STEVE INSKEEP, HOST:
Now let's remember the country that says, give me your tired, your poor, your huddled masses yearning to breathe free. It isn't the U.S., not when it comes to refugees from Syria. Of 2 million Syrians forced out of their country, few have made it to the U.S., or other Western nations, with one exception - Sweden. Joanna Kakissis traveled there.
JOANNA KAKISSIS, BYLINE: Every afternoon, Father Ayoub Stefan leads prayers at Saint Gabriel's Syrian Orthodox Church in Sodertalje, a hilly, wooded city of factories and apartment blocks about 19 miles southwest of Stockholm. The priest moved here six years ago from Qamishli, a city in northeastern Syria. But in the last three years, as civil war tears apart his country, it seems like everyone in Qamishli wants to come to this Sodertalje.
FATHER AYOUB STEFAN: Now the Christians migrate from Syria. So many call to me on the telephone or by Facebook - help us to come to Sweden.
KAKISSIS: Another Syrian, Afram Yacoub, came to Sodertalje from Qamishli when Sweden began taking in waves of refugees in the 1970s.
AFRAM YACOUB: In the U.S., you always say that it's the land of dreams, yeah. I say it's actually Sweden. Here you can get an education from kindergarten up to university without paying one cent. Social welfare system is good. Generally, it's an open society with good values.
(SOUNDBITE OF SWEDISH TV SHOW)
UNIDENTIFIED MAN: (Singing in foreign language).
KAKISSIS: Sodertalje has five Syrian Orthodox churches, two pro soccer teams and a TV channel. One-third of the city's population now hails from all around the Middle East, says city manager Martin Andreae.
MARTIN ANDREAE: Thirty-thousand out of 90,000. It's such a big group with the same background. And they come to one specific place. It makes a lot of effort to organize integration in a good way.
KAKISSIS: Integration begins with housing. And there's a huge shortage in Sweden. Refugees in Sodertalje crowd into small apartments with relatives and friends, says Mayor Boel Godner.
MAYOR BOEL GODNER: You will be staying with three or four other families. You will be living in basements or attics or in churches or anywhere.
KAKISSIS: Maria Sileu grew up in Sodertalje and likes how it's become a diverse city. She teaches Swedish to refugees. Her newest students are from Syria.
UNIDENTIFIED MAN #2: (Speaking Swedish).
MARIA SILEU: (Speaking Swedish).
KAKISSIS: She listens as one speaks in halting Swedish about the smugglers who brought him to Europe.
SILEU: Most difficulties for them to find places where they can use their Swedish. It's very difficult here because wherever they go, everybody here speaks Arabic. So even if the newcomer - they try to speak Swedish, they will meet people who speak Arabic.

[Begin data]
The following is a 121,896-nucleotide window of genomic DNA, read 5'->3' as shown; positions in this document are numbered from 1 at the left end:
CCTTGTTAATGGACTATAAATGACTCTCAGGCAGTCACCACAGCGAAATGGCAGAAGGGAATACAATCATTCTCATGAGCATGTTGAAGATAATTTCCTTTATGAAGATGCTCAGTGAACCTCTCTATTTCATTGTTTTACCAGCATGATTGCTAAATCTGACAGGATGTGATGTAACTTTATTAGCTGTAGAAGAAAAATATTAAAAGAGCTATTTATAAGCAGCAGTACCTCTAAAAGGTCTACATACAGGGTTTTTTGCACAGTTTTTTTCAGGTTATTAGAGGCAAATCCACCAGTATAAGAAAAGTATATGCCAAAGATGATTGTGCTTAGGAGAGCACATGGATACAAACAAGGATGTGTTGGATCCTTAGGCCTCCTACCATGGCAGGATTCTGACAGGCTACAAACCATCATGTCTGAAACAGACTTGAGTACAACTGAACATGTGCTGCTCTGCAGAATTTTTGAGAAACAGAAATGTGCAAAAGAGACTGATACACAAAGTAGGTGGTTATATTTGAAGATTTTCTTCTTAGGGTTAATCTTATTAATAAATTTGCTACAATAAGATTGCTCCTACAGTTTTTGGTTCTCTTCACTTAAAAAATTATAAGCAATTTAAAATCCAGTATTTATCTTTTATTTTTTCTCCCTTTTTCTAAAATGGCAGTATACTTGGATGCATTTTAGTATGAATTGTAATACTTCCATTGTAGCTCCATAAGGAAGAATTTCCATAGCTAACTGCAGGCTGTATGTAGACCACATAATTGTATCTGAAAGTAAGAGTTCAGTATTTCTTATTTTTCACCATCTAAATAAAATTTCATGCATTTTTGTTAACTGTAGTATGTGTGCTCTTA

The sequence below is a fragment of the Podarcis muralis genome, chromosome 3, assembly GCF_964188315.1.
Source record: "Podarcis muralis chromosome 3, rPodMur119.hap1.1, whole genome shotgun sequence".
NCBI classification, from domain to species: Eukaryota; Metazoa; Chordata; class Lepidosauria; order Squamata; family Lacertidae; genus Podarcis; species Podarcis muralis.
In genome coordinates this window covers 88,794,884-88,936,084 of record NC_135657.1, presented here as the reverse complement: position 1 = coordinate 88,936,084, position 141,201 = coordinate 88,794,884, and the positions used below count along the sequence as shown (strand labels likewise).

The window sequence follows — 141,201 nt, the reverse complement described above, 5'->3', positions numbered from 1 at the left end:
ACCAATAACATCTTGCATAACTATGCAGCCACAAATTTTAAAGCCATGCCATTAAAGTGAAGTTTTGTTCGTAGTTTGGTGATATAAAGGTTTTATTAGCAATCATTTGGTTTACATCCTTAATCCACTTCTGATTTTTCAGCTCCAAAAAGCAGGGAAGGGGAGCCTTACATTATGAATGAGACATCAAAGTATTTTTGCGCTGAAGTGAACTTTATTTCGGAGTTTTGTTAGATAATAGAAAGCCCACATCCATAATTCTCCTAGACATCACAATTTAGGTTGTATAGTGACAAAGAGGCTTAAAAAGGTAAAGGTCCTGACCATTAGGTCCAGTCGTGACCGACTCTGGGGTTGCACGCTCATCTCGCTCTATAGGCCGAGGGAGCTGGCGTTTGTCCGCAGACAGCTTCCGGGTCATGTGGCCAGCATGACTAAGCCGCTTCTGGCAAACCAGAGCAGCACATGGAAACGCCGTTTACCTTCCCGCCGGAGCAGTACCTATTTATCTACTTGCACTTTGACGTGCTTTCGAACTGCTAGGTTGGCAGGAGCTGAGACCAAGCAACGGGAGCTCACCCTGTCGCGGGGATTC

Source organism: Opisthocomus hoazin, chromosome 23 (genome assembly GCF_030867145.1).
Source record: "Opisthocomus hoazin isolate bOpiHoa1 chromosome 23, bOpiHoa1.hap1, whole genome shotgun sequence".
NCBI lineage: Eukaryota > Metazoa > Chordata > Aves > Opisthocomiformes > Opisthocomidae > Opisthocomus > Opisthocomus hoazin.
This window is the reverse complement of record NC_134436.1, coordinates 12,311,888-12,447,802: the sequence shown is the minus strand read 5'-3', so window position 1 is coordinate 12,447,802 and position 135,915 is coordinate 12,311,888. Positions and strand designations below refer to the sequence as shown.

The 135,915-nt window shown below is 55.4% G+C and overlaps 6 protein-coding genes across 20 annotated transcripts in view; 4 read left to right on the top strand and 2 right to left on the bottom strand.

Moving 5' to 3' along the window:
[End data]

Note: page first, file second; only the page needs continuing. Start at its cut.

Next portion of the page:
KAKISSIS: Sweden's public employment service has only 26 percent of refugees find work after two years of language and job training. The rest survive on welfare, says Godner, Sodertalje's mayor.
SILEU: The question that has come up lately is, can the welfare system bear us all? What's going to happen to everyone who comes here? No one has given the answer to that yet.
KAKISSIS: In a speech this summer, former Prime Minister Frederik Reinfeldt asked Swedes to show tolerance to refugees, something that has defined this country for so many years. But he was voted out of office in September. An anti-immigrant party, the Sweden Democrats, won seats in parliament and helped bring down the government of the center-left prime minister this week. Still, Sodertalje takes pride in claiming that it welcomed more Iraqi refugees after the 2003 invasion than all of North America. Andreae, the city manager, chose to work here because he wants it to reflect Sweden's openness to the rest of the world.
ANDREAE: Because I like to think that the Swedes still are a very tolerant people, and I think we are. But of course, when you are challenged, when things are happening, that situation can move and it can move quite rapidly.
KAKISSIS: Sodertalje expects 2,000 more refugees by year's end. And next year, Sweden expects another 95,000 - a record. For NPR News, I'm Joanna Kakissis.
INSKEEP: That story was reported with help from the Pulitzer Center on Crisis Reporting. It's MORNING EDITION from NPR News.
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